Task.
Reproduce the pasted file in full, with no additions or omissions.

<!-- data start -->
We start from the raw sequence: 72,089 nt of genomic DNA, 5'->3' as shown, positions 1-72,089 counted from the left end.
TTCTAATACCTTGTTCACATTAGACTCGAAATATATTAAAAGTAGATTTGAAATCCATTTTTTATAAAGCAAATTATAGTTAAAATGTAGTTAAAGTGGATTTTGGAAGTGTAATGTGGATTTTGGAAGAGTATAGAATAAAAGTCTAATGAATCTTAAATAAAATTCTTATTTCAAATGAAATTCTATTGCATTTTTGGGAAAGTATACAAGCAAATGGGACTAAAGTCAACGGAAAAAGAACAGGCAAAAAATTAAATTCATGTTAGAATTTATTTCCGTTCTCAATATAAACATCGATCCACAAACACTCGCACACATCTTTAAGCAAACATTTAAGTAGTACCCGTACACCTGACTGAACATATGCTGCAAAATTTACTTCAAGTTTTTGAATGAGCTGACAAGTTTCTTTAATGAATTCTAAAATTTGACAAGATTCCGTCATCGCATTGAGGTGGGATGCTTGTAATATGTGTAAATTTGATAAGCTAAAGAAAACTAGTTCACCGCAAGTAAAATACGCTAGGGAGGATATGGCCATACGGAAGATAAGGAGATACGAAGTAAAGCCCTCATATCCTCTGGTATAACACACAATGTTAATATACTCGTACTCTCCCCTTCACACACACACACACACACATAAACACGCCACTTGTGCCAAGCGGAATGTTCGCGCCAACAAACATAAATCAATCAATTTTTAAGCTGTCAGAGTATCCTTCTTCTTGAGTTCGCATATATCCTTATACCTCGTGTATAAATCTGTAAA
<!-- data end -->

We start from the raw sequence: 72,089 nt of genomic DNA, 5'->3' as shown, positions 1-72,089 counted from the left end.
TTCTAATACCTTGTTCACATTAGACTCGAAATATATTAAAAGTAGATTTGAAATCCATTTTTTATAAAGCAAATTATAGTTAAAATGTAGTTAAAGTGGATTTTGGAAGTGTAATGTGGATTTTGGAAGAGTATAGAATAAAAGTCTAATGAATCTTAAATAAAATTCTTATTTCAAATGAAATTCTATTGCATTTTTGGGAAAGTATACAAGCAAATGGGACTAAAGTCAACGGAAAAAGAACAGGCAAAAAATTAAATTCATGTTAGAATTTATTTCCGTTCTCAATATAAACATCGATCCACAAACACTCGCACACATCTTTAAGCAAACATTTAAGTAGTACCCGTACACCTGACTGAACATATGCTGCAAAATTTACTTCAAGTTTTTGAATGAGCTGACAAGTTTCTTTAATGAATTCTAAAATTTGACAAGATTCCGTCATCGCATTGAGGTGGGATGCTTGTAATATGTGTAAATTTGATAAGCTAAAGAAAACTAGTTCACCGCAAGTAAAATACGCTAGGGAGGATATGGCCATACGGAAGATAAGGAGATACGAAGTAAAGCCCTCATATCCTCTGGTATAACACACAATGTTAATATACTCGTACTCTCCCCTTCACACACACACACACACACATAAACACGCCACTTGTGCCAAGCGGAATGTTCGCGCCAACAAACATAAATCAATCAATTTTTAAGCTGTCAGAGTATCCTTCTTCTTGAGTTCGCATATATCCTTATACCTCGTGTATAAATCTGTAAA